Sweet. That's the name of the game for weddings, and not "sweet" in a sentimental, pull-out-the-baby-photos-of-the-bride-and-groom way.

We mean actual sugar.

Weddings these days get extra punch - and a serious sugar buzz - with candy bars.

"The candy trend is really hot right now," said Mark Lindsey, director of sales and marketing at Loews Ventana Canyon, 7000 N. Resort Drive.

The resort - which even sets up candy buffets for its corporate events - has been creating these sweet spreads for several years. The feature has really blown up recently. Not only do the brides and grooms select childhood favorites to share but their treats can be customized for an extra personal touch, said catering manager Dasha Ross.

For the Feb. 2 wedding of Alex Elizabeth and Eric Peschell at the resort, truffles decorated like basketballs, a nod to the groom's love of the University of Arizona Wildcats, along with mini cupcakes, a fave of the bride, were part of the customized table centerpieces.

Ross likes to include little cards that explain why the bride and groom choose the treats they did.

"It's a conversation starter," Ross said of the candy bar. "It's very memorable."

And, it's just plain fun.

"Candy makes people happy," said Marci Conklin, who owns Chocolate Iguana on 4th, 500 N. Fourth Ave. The little cafe has a wall of glass jars featuring around 160 types of candies. "It brings back a lot of memories, 'Oh! I used to have that as a kid.'"

Kim Strong Lee was ahead of the candy curve when she married Trevor Lee at Tucson Country Club nearly 2 1/2 years ago. She read an article about candy bars on TheKnot.com as the trend was taking off.

"I just thought it was really cute," said Strong Lee, a social worker and native Tucsonan who now lives in Gilbert. "I wanted my wedding to be fun. There's always this down time while waiting for the couple to come in, and this seemed like something fun to do."

She bought clear, oversized glass vases and scoops from a local crafts store and shopped online for childhood classics like Pixy Stix and M&Ms. She ordered mini Hershey bars with a special, personalized label. Everything was pink, one of her wedding colors, along with black and white.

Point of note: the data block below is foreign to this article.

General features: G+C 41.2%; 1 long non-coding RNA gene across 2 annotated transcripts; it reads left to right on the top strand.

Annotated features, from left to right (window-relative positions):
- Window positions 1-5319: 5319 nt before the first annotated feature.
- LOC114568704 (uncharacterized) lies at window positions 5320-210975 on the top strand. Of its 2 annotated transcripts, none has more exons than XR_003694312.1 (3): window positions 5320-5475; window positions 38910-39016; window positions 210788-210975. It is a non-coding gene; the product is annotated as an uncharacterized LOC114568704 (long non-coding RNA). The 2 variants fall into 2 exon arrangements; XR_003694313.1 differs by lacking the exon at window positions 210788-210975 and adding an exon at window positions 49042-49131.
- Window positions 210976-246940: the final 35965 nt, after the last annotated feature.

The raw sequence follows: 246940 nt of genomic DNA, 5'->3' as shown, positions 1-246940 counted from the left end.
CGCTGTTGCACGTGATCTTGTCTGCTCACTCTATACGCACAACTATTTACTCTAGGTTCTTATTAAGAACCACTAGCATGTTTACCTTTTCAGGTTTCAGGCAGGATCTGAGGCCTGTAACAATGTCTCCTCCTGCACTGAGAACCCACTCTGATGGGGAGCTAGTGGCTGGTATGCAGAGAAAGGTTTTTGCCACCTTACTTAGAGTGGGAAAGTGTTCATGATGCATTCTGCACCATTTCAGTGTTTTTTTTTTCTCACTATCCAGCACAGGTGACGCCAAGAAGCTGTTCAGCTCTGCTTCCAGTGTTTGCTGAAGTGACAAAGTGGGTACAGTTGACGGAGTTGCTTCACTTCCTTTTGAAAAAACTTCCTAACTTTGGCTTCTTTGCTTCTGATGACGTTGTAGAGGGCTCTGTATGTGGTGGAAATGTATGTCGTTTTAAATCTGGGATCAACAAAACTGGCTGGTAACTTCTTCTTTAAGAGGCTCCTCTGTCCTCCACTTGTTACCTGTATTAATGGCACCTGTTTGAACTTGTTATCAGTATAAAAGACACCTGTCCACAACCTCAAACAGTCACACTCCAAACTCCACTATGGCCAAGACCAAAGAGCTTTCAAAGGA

Strong Lee also put out mesh baggies, and the sweets served as instant favors.

But if you're going to include a candy bar, one word of warning: Be careful when you turn people loose. Event planner Jeri Fitzgerald, who owns Celebrations by Design: The Art of Weddings & Special Events, said at one wedding she'd planned, guests had nearly wiped out the candy bar before the salad had even been served. She recommends getting everything ready, so people know it's coming, but wait until the last minute to put out the candy.

And when it comes to the sweet stuff, the sky's the limit, said Conklin, of the Chocolate Iguana on 4th.

She's provided candy for several buffets that were part of weddings, birthdays, even a baby shower. Customers can order treats that coordinate with the wedding colors. Sixlets - those teeny chocolate, BB-shaped candies with a subtle malt flavor - come in shimmery purple and green colors, even frosted pink and pearl white.

"There's such a bright, beautiful selection," said Conklin, who has several catalogs detailing the options.

For one recent wedding, the bride and groom spent about $160 on candy, but people can spend hundreds on the buffets, Conklin said.

Fitzgerald said about half of her brides opt for candy bars. It's just another fun touch for today's modern weddings that feature memorable surprises like flash mobs or silly dances. Candy bars add to the whimsy, but if you're doing one, make sure you get good stuff.

"Don't buy cheap candy," Fitzgerald warned. "People remember that."

BOX Candy Buffet Tips

• This year's wedding trends are inspired by "The Great Gatsby" movie due out in May. Subtle colors like blush, cream and gray are popular. Expect elegant, classy touches.

• Know how much candy you'll need. The last thing you want to do is run out, so figure out beforehand the sizes of containers and how many ounces it takes to fill them.

• Do a dry run. Set up all the candy containers to see how easy it is to actually scoop out the treats.

• Don't forget the scoops. It's pretty easy to find white or silver utensils that can be prettied up with ribbon that coordinates with wedding colors.

• Decorate. Add greenery or flowers, even battery-operated candles, to the candy buffet. Pictures, too, are a nice way to personalize things.

Source: Jeri Fitzgerald, owner of Celebrations by Design: The Art of Weddings & Special Events.

Contact Kristen Cook at kcook@azstarnet.com or 573-4194.